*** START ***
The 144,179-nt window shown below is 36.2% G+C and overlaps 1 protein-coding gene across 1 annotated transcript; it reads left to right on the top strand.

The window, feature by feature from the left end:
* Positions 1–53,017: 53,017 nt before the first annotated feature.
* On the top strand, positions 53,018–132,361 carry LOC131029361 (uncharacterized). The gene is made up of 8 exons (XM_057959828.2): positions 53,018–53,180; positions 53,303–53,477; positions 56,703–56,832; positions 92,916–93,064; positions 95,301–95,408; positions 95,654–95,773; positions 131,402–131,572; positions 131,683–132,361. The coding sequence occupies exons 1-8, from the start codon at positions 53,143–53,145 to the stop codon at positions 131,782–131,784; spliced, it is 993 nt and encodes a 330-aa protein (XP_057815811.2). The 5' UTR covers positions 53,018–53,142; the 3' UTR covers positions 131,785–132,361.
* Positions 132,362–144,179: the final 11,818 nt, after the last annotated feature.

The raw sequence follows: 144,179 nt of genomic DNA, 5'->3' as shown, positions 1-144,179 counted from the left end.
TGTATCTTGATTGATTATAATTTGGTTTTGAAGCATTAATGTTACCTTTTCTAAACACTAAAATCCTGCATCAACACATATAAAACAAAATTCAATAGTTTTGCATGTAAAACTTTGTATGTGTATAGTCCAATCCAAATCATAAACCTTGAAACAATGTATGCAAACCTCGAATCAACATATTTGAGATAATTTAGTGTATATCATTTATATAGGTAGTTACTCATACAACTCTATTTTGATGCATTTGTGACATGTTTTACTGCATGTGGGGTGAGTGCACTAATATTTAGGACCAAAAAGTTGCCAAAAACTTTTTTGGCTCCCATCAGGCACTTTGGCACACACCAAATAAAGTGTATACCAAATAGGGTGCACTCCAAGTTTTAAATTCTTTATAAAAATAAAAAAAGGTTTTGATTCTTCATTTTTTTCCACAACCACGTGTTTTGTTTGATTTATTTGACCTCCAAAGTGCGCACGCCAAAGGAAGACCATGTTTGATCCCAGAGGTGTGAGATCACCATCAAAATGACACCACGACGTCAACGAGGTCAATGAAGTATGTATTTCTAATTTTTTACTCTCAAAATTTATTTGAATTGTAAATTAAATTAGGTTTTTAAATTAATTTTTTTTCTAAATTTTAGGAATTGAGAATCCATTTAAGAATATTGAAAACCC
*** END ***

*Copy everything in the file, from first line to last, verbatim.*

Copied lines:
The 144,179-nt window shown below is 36.2% G+C and overlaps 1 protein-coding gene across 1 annotated transcript; it reads left to right on the top strand.

The window, feature by feature from the left end:
* Positions 1–53,017: 53,017 nt before the first annotated feature.
* On the top strand, positions 53,018–132,361 carry LOC131029361 (uncharacterized). The gene is made up of 8 exons (XM_057959828.2): positions 53,018–53,180; positions 53,303–53,477; positions 56,703–56,832; positions 92,916–93,064; positions 95,301–95,408; positions 95,654–95,773; positions 131,402–131,572; positions 131,683–132,361. The coding sequence occupies exons 1-8, from the start codon at positions 53,143–53,145 to the stop codon at positions 131,782–131,784; spliced, it is 993 nt and encodes a 330-aa protein (XP_057815811.2). The 5' UTR covers positions 53,018–53,142; the 3' UTR covers positions 131,785–132,361.
* Positions 132,362–144,179: the final 11,818 nt, after the last annotated feature.

The raw sequence follows: 144,179 nt of genomic DNA, 5'->3' as shown, positions 1-144,179 counted from the left end.
TGTATCTTGATTGATTATAATTTGGTTTTGAAGCATTAATGTTACCTTTTCTAAACACTAAAATCCTGCATCAACACATATAAAACAAAATTCAATAGTTTTGCATGTAAAACTTTGTATGTGTATAGTCCAATCCAAATCATAAACCTTGAAACAATGTATGCAAACCTCGAATCAACATATTTGAGATAATTTAGTGTATATCATTTATATAGGTAGTTACTCATACAACTCTATTTTGATGCATTTGTGACATGTTTTACTGCATGTGGGGTGAGTGCACTAATATTTAGGACCAAAAAGTTGCCAAAAACTTTTTTGGCTCCCATCAGGCACTTTGGCACACACCAAATAAAGTGTATACCAAATAGGGTGCACTCCAAGTTTTAAATTCTTTATAAAAATAAAAAAAGGTTTTGATTCTTCATTTTTTTCCACAACCACGTGTTTTGTTTGATTTATTTGACCTCCAAAGTGCGCACGCCAAAGGAAGACCATGTTTGATCCCAGAGGTGTGAGATCACCATCAAAATGACACCACGACGTCAACGAGGTCAATGAAGTATGTATTTCTAATTTTTTACTCTCAAAATTTATTTGAATTGTAAATTAAATTAGGTTTTTAAATTAATTTTTTTTCTAAATTTTAGGAATTGAGAATCCATTTAAGAATATTGAAAACCC